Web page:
It’s no secret that online second-hand selling platforms like Depop and Vinted are slowly dominating the clothing market. However, simultaneously, the fast fashion market is revolving and reinventing itself. Shein, Aliexpress, and most recently, Temu boast a bloated percentage of market shares. Shein has hit a 2.2% market share in the UK’s fashion industry in 2023, falling just behind industry giant Zara. In an attempt to combat the social and environmental ramifications of excessive consumption, millions are flocking to keep their purchases circular.
Shein has hit a 2.2% market share in the UK’s fashion industry in 2023, falling just behind industry giant Zara.
As a member of both Depop and Vinted, both platforms are fantastic for different reasons. Depop boasts a highly stylised collection of vintage and modern fashions, with a selection that wouldn’t look out of place on your Pinterest board. With their Top Seller programme, the rewards of joining Depop grow by the day. Sellers can pitch to a wide audience, even selling internationally. Alternately, whilst it won’t win any awards for presentation, Vinted sells items for a fraction of their retail price. Commonly understood as an ‘online charity shop’, Vinted sells items from as little as a pound. Sellers can draw from their Vinted balance to reinvest their earnings in new styles, meaning you don’t have to spend out of pocket. Vinted also offer verification for designer items for an extra fee, combatting in-app scamming.
Depop boasts a highly stylised collection of vintage and modern fashions, with a selection that wouldn’t look out of place on your Pinterest board.
My many hours spent scrolling and reinvesting in my wardrobe means that I have also experienced the flaws of second-hand clothing apps. As a seller, a sizeable chunk of my earnings go towards Depop fees. These fees can be unexpected, especially on larger sales. Furthermore, I’ve had many debacles with customer service. As a new member it can be difficult to get your head around your seller rights. As a veteran seller, I would recommend proceeding with caution and sticking by the rules to avoid disappointment. Depop is also home to ‘scalpers’- people who sell items for a large or fast profit. It’s essential to avoid overly-expensive and trendy items that will eventually lose their value. I would recommend investing in pieces that will keep most of their value, or that are wardrobe essentials.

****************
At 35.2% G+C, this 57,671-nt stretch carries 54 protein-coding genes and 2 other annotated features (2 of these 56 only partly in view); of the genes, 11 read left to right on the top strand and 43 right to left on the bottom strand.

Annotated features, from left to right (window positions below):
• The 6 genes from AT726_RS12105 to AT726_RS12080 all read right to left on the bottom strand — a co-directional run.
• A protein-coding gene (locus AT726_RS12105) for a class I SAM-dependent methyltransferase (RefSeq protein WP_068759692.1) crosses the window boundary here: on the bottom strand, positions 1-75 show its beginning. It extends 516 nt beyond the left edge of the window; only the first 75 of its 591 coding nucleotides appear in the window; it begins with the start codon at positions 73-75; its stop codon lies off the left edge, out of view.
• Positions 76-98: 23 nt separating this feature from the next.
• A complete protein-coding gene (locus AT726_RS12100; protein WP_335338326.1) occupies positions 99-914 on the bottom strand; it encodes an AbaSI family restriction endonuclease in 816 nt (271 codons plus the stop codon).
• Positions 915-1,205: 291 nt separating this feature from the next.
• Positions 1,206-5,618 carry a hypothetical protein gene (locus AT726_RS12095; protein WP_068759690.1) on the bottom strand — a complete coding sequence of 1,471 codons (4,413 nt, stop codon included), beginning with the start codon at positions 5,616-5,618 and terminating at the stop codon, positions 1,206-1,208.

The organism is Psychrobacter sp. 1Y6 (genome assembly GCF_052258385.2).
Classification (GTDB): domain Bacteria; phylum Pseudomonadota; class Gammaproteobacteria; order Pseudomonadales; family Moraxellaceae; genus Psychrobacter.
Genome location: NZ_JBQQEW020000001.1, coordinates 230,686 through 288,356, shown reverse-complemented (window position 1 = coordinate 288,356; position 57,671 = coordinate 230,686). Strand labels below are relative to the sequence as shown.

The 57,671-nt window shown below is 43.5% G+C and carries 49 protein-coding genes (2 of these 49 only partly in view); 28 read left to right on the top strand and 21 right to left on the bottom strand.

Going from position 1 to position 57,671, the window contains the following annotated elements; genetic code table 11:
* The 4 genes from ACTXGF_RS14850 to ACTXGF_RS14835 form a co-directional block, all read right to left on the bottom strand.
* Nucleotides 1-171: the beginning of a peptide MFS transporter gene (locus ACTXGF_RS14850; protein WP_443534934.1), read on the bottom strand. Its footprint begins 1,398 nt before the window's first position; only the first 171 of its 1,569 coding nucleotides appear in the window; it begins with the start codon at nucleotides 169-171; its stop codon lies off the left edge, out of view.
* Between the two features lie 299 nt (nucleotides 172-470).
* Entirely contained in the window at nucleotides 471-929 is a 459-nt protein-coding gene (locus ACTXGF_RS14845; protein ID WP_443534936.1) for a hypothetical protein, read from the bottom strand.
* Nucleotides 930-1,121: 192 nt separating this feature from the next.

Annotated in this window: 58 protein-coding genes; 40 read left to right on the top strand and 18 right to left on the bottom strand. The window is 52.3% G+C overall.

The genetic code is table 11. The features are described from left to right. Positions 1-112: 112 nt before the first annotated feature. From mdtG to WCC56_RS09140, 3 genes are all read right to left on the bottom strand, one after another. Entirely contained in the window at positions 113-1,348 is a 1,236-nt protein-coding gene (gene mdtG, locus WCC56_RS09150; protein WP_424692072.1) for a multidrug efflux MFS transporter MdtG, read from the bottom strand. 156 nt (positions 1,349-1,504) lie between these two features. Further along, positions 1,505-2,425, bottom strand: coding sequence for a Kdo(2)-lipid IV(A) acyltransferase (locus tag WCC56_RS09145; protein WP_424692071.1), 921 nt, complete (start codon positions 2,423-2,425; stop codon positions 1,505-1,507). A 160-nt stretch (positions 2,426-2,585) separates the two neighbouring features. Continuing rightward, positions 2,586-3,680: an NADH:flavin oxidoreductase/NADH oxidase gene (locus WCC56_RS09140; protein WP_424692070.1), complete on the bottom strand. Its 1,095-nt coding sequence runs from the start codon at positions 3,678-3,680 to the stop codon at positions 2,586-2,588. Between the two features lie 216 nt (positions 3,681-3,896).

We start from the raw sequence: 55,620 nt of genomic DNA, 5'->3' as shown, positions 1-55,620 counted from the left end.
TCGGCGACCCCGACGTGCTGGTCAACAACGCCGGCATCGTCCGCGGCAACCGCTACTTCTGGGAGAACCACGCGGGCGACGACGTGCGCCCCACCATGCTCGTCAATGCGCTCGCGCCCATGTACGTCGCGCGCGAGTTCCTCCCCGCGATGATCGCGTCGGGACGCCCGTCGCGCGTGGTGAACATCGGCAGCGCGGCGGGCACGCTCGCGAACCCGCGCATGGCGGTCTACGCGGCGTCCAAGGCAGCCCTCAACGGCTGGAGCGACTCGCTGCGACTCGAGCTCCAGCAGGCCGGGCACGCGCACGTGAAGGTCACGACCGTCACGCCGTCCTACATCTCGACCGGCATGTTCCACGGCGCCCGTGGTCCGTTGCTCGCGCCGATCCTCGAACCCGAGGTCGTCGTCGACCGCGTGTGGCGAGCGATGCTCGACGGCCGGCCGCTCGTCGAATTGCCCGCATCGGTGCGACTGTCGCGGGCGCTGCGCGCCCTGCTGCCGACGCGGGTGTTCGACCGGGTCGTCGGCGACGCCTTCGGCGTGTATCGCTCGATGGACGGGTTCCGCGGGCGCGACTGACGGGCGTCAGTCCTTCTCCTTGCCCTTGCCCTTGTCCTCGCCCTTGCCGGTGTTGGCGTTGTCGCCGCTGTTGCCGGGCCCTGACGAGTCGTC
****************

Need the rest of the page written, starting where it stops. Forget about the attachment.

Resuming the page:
As a veteran seller, I would recommend proceeding with caution and sticking by the rules to avoid disappointment.
Whilst online second-hand shopping must be commended, it’s important to stick to our thrifty roots. Charity shops are also an amazing source of affordable clothing. In person, you are able to examine the quality of the garments, or even try them on. Many online platforms are dominated by resellers, who overcharge for their time spent curating clothing collections. If you have a good eye, you can also find gems in person, yourself.
Finally, I recommend approaching online thrifting with curiosity and caution. It is important to treat buyers and sellers with kindness and respect to build a good reputation. Repairing and up-cycling items means that clothing can be given an extended life span. This means that it’s possible for everyone to look unique whilst promoting climate justice!